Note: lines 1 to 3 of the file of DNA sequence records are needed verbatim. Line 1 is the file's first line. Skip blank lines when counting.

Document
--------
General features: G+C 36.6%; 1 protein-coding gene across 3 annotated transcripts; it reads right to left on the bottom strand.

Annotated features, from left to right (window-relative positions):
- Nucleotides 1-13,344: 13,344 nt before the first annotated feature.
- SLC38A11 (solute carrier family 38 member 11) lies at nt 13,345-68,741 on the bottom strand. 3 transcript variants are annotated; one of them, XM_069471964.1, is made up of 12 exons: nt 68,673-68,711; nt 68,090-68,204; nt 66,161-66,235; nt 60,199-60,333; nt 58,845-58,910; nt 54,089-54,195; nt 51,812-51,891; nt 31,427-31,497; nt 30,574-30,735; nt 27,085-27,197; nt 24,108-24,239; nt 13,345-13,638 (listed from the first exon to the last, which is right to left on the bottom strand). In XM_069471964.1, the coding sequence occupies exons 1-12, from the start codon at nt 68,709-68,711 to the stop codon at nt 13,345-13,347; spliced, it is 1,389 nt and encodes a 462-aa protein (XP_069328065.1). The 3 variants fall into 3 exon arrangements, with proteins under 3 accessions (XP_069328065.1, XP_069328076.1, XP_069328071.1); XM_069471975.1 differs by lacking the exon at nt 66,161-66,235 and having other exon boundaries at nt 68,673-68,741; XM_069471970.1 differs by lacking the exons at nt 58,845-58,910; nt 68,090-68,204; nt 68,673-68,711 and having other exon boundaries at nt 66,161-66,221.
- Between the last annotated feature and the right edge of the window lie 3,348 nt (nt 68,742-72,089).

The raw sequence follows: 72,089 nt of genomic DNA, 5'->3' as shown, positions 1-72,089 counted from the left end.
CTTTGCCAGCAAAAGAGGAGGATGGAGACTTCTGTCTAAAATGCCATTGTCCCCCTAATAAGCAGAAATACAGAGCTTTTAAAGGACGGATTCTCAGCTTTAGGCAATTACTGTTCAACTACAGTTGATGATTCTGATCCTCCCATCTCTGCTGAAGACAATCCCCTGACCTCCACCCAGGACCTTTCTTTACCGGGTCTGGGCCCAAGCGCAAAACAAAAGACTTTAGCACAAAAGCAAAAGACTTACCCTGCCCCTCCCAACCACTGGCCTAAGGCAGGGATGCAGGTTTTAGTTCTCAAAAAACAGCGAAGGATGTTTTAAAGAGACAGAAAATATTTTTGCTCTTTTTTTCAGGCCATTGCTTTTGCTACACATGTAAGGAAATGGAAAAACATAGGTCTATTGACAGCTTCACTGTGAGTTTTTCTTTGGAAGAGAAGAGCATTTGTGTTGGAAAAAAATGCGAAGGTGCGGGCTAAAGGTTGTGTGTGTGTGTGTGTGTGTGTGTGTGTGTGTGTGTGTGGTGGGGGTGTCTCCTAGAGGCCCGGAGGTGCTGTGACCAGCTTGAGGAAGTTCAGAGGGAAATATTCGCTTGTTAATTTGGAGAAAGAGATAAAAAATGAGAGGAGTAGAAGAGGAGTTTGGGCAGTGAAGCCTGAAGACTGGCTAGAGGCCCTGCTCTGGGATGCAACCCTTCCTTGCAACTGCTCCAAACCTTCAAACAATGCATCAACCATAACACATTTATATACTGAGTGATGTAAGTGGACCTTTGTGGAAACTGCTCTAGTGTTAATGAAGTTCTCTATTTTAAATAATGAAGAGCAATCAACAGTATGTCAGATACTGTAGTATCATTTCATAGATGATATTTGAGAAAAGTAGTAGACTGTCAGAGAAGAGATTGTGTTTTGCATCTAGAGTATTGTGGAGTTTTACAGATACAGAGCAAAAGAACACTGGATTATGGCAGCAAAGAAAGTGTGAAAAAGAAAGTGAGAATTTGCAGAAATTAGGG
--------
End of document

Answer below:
General features: G+C 36.6%; 1 protein-coding gene across 3 annotated transcripts; it reads right to left on the bottom strand.

Annotated features, from left to right (window-relative positions):
- Nucleotides 1-13,344: 13,344 nt before the first annotated feature.